June 11, 2010 - Posted by Erin in Madrid, Trips to the US

I’ve been driving in Spain for a few years now and still marvel at the free for all that is the Spanish open road. There are many different rules of the road in this foreign home of mine, but I think the most consistently different one is that the rules very rarely apply.

Red lights, no parking zones, double parking, bumping into people’s cars, and cutting other drivers off are all reasonable methods of driving on a daily basis. Traffic signals in Spain are recommendations rather than rules – people regularly ignore them. Park where you want for the most part, especially on Sunday when the parking ticket people don’t work – that’s a particularly fantastic park-wherever-the-heck-you-want day. If you scrape up against someone’s car, no big deal – all the cars are full of dents and dings, so much so actually that regular car insurance usually covers you to have your car fixed once a year. Do you need to get into another lane? Skip the blinker and just start inching (centimeter-ing???) your way into the other person’s lane – it doesn’t matter how close you come to them, they’ll make room.

It’s actually kind of liberating. When I park my car, I don’t worry about tapping (eh hemm – banging into) the other car (these days, I typically use sound and feel to park rather than vision). Or if I park slightly over a driveway entrance, crosswalk, or otherwise I don’t have to live in fear that the DPT (the parking ticket people in SF) will come after me. If I cut someone off, I don’t feel bad (OK, maybe I do just a little). Or when I’m in the heart of Madrid and need to wait for someone or something, I love that I can just pull over in a massively busy rotunda and sit there in my car for hours while watching police drive by and not even give me a second look.

On the other hand, when you’re driving down a one-lane street and a car decides to just stop, throw on the blinkers and leave for awhile, you then don’t find it so amusing. For the most part though, I think the Spaniards are pretty good drivers. It’s disorganized, but people know more or less what they are doing and can zip around pretty well. Strangely enough, there is one rule that they do follow steadfastly – the rule of stopping for pedestrians at crosswalks. Even the craziest driver will slam on their brakes if a person is waiting to cross. I suppose since us Americans pretty much walk nowhere, we’re not so acquainted with the concept of people using their legs to navigate streets in order to get to places (in our defense though, we don’t have bakeries and cafes on every street corner like they do in Spain!).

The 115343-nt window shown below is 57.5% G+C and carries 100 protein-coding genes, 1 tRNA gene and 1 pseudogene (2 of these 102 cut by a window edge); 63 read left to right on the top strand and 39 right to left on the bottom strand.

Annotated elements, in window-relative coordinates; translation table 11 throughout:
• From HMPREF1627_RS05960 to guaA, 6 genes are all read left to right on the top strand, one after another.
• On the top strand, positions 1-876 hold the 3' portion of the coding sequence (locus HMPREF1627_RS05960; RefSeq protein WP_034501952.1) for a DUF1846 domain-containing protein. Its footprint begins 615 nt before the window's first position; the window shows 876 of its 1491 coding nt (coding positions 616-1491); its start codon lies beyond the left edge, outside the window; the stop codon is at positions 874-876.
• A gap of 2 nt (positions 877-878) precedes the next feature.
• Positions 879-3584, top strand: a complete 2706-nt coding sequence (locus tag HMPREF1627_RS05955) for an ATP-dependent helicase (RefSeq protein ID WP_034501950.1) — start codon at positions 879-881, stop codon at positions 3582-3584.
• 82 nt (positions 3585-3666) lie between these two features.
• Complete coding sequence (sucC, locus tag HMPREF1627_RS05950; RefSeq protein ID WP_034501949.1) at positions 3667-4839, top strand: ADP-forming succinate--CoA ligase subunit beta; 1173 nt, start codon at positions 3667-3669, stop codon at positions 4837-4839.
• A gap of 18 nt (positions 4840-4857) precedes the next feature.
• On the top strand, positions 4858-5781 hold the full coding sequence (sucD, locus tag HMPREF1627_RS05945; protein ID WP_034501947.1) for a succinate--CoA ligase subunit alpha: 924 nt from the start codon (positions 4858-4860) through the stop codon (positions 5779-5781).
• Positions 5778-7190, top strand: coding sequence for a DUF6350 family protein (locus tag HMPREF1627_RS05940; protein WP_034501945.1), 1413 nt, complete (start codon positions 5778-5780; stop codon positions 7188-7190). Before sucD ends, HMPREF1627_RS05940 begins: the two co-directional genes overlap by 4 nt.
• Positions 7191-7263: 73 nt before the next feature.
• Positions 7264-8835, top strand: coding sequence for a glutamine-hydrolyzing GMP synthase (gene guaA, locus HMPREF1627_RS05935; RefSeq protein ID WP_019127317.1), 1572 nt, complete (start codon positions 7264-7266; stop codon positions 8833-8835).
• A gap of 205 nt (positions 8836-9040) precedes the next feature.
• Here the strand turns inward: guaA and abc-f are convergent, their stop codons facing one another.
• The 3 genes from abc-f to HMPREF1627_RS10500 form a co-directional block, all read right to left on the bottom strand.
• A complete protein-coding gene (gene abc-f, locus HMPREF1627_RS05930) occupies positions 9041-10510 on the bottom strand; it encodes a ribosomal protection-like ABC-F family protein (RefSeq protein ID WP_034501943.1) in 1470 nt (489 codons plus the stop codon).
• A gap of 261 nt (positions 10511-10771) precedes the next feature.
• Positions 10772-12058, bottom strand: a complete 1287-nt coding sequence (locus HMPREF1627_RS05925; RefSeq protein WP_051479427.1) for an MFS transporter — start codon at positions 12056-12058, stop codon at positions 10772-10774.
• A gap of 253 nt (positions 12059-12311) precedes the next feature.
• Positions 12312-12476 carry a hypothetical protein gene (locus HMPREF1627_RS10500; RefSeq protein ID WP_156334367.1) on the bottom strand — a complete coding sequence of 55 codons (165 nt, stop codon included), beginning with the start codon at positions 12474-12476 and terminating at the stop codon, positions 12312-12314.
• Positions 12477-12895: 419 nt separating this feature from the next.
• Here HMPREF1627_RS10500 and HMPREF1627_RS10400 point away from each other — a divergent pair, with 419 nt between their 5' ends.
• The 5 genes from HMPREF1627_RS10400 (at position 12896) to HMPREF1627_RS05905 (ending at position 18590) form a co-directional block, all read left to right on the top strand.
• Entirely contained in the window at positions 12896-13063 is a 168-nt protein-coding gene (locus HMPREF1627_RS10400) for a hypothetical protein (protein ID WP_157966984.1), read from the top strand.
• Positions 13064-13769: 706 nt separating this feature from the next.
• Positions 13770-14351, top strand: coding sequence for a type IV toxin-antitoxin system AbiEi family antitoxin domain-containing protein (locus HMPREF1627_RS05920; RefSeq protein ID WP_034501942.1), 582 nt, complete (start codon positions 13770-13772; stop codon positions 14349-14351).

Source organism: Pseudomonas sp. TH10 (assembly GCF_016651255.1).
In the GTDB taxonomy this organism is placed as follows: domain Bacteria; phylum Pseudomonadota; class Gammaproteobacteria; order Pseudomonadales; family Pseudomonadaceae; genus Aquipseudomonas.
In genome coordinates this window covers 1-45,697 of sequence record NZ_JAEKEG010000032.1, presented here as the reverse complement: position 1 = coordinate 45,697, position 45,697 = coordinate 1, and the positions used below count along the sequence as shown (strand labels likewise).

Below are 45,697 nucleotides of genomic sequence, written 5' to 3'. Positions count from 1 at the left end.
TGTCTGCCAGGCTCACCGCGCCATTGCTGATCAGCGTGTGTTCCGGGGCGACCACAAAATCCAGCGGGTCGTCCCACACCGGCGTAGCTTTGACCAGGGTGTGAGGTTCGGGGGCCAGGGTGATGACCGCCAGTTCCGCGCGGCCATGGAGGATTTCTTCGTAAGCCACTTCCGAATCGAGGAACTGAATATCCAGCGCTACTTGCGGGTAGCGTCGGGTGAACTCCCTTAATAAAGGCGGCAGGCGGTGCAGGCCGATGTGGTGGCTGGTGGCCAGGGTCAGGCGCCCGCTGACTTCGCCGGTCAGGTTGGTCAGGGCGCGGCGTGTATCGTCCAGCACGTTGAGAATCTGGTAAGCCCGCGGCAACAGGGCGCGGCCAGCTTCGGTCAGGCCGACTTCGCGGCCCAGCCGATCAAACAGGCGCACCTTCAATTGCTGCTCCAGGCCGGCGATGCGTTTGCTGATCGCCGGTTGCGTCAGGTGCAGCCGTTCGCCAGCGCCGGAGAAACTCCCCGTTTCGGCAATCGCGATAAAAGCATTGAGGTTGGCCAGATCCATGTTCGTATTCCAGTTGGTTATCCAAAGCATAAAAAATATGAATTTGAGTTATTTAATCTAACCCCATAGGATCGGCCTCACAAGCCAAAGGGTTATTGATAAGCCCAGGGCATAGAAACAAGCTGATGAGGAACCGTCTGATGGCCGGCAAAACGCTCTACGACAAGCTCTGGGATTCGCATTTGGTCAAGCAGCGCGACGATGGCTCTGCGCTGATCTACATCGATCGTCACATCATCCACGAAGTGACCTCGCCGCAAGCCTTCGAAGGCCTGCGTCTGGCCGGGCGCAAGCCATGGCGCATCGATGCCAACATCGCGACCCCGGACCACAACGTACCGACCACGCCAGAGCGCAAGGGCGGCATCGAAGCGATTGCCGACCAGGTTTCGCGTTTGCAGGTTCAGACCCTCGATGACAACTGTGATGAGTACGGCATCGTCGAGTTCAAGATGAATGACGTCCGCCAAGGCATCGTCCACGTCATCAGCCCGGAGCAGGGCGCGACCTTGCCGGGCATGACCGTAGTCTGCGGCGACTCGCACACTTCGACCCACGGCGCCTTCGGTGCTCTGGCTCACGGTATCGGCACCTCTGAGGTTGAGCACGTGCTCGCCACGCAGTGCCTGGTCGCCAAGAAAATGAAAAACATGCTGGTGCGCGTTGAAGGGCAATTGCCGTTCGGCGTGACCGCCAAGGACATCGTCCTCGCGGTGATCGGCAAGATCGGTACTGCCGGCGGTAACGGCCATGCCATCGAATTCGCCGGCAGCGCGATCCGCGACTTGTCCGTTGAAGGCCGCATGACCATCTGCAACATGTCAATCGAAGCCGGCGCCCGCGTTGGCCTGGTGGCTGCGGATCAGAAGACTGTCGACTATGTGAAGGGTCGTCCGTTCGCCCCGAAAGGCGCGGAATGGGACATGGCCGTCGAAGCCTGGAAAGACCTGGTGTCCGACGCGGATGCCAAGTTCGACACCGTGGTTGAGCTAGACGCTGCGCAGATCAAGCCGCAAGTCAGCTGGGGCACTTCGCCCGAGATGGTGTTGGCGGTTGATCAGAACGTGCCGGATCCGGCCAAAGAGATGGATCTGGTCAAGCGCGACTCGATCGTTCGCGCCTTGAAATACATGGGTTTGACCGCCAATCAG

I’m reminded especially of these peculiar differences in the ways of the road because I’ve actually just arrived back in the States for two weeks. First of all, I find myself speaking to everyone in Spanish because I’m incapable of flipping my English/Spanish switch. And then, I find it equally as difficult when driving to remember that yes, I can indeed turn right on a red light, and no, I can’t bang into other cars, and yes the speedometer in my car is in MPH not KPH therefore driving 120 is a really bad and very illegal idea.

So, for all our sake, here’s hoping that flipping my driving switch will be easier than flipping my language switch.


5 Responses to “Traffic laws in Spain: an interesting concept”

  1. JC Says:

    Tortuga, grab a taxi in Lisbon or Cairo and then you will think that we spaniards are amazing smooth and organized drivers! :o)

  2. Status Viatoris Says:

    I remember the first time I saw someone using the bumper method of parking in Spain (ie rolling backwards and hitting the car behind, driving forward and hitting the car in front, and repeat)! Priceless. Needless to say after eight years in the country, I drive in pretty much the same way now, which stands me in good stead for Italy!

  3. Rea Says:

    I always warn people that their first moments in Spain can be quite a shock. First a bunch of strangers kiss you. Then, the stuff you in the back of a very small vehicle and drive like bats out of hell to your destination. After my intial iniciation on the receiving end, I too am enjoying dishing it out.


  4. Erin Says:

    The worst part about the custom of kissing is when you go back to your respective country and accidentally start double kissing everyone you encounter…..yeah, I had a lot of awkward moments during my last couple of weeks in the US :). I’ll be following your blog Rea – little Yago is a such a cutie!

  5. nicolas Says:

    To the people that want to travel to Spain and especially Andalucía I give you a good tip. There is a great hostel where you can crash! In the White Nest Hostel in Granada, recently opened, you can find a young international group of like minded people, in fresh vibrant surroundings. You will have a great time to remember your entire life…..Based at the foot of the Alambra, the area is both central and historical.Full of tapas` bars really close and everywhere!!. I recommend you to stay in Hostels Granada and experience the life of Albayzin, Sacromonte and the heart of Granada itself.

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